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History & Lore

You won’t want to miss the ­Southern Maryland Celtic Festival

     Like the village that rises out of the mists in Scotland every hundred years in the 1954 movie Brigadoon, a park in St. Leonard comes alive with the sounds, smells and sights of the oldest Celtic celebration in Maryland.        But for just one day.       On that single day, Saturday, April 27, the annual Southern Maryland Celtic Festival at Jefferson Patterson Park resounds with bagpipes, drums, fiddles and celebration.

He’ll always remind me of when …

      When I heard that my old friend Mike Busch passed away the day before the General Assembly ended, I thought of my mother, who died when she was 94. She and Mike were close — they used to meet and chat in Graul’s most Sundays — and they could both smell BS a mile away. Mom used to say that Mike and my godfather, former Republican governor Ted McKeldin, were the only two politicians she ever trusted. My mother was a very good judge of character.
Historic town founded 125 years ago
    Rarely do you hear it said, “My home town hasn’t changed a bit since I was a kid.”      Much more common is regret for the good old days. This town isn’t what it was, you might hear. It used to be so much better when we were young …
Historic St. Mary’s City

Our heritage, our legacy

      The Old Line State turns 385 years old this week. While the official date of the founding of the colony is March 25, sites in Anne Arundel County will celebrate the weekend of March 29 thru 31.      A wealth of historic locales, farms, parks, businesses and museums invite you in to explore for just $1 or free. 

New effort to protect Chincoteague ponies

      Those wild ponies roaming Assateague Island have been around since the 17th century after surviving a shipwreck, as the story goes. They’ve withstood wars, hurricanes, drunk drivers and tourists trying to feed them potato chips.       But four centuries after their arrival, the Chincoteague ponies may be falling victim to another scourge: climate change.

London Town joins UNESCO’s Slave Route roll

       Another historic Chesapeake site joins UNESCO’s roll of Sites of Memory.        On the United Nations’ list, ­Historic London Town and Gardens joins Historic Sotterley Plantation, Annapolis’ City Dock, Baltimore’s Fells Point and dozens of other sites nationally as part of the Slave Route Project. The project commemorates the nearly 12 million African people forced into the Middle Passage of the transatlantic human trade.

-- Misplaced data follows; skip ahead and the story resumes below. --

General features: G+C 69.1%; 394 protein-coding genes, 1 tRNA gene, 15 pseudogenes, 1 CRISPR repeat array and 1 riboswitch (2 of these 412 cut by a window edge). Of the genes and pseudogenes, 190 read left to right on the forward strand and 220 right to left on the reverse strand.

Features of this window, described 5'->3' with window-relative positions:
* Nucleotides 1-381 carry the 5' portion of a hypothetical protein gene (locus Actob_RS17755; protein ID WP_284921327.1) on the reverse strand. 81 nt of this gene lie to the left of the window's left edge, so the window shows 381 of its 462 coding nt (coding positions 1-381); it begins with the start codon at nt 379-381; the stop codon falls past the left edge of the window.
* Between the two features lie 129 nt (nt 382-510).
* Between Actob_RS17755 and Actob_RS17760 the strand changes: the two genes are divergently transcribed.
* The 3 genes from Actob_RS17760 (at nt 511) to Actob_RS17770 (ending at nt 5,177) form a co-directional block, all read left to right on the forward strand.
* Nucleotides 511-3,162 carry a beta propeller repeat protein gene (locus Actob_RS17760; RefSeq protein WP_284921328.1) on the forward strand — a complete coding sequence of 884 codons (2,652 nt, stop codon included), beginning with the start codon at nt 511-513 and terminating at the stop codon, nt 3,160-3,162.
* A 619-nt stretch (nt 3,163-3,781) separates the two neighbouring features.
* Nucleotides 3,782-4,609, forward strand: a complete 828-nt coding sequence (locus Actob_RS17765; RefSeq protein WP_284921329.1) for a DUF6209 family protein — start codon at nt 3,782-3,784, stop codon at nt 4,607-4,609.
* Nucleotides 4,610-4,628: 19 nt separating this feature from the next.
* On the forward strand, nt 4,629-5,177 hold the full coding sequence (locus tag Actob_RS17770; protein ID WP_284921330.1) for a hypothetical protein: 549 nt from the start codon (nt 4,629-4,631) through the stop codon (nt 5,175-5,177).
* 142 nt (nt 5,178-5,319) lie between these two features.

And learn to politely disagree

       A debate on Asian oysters engaged Sunderland Elementary School students in reading, writing and speaking — skills the world’s first universities considered essential for leading and for promoting the best ideas.       Rising to the challenge, students went beyond arguing pro or con.

At home or on the town

      St. Patrick’s Day, celebrated on March 17, is the anniversary of the death of the patron saint of Ireland. Kidnapped as a teen, Saint Patrick was brought to Ireland but eventually escaped to his native Britain. He later returned to Ireland and is credited with bringing Christianity to the Irish. He died in the fifth century. But on March 17, at least in America, everybody is Irish. Indeed, more than 30 million Americans have predominantly Irish roots. Between 1820 and 1930, 4.5 million Irish arrived in America.

Giant Atlantic sturgeon spotting hopeful signs

      A sturgeon is not a pretty fish. It’s long and bony with a sharp, upturned snout and whiskers. A prehistoric fish, they have been around for more than 100 million years. Once, Atlantic sturgeon were common in Chesapeake Bay and its rivers, the biggest fish that swam here in modern times.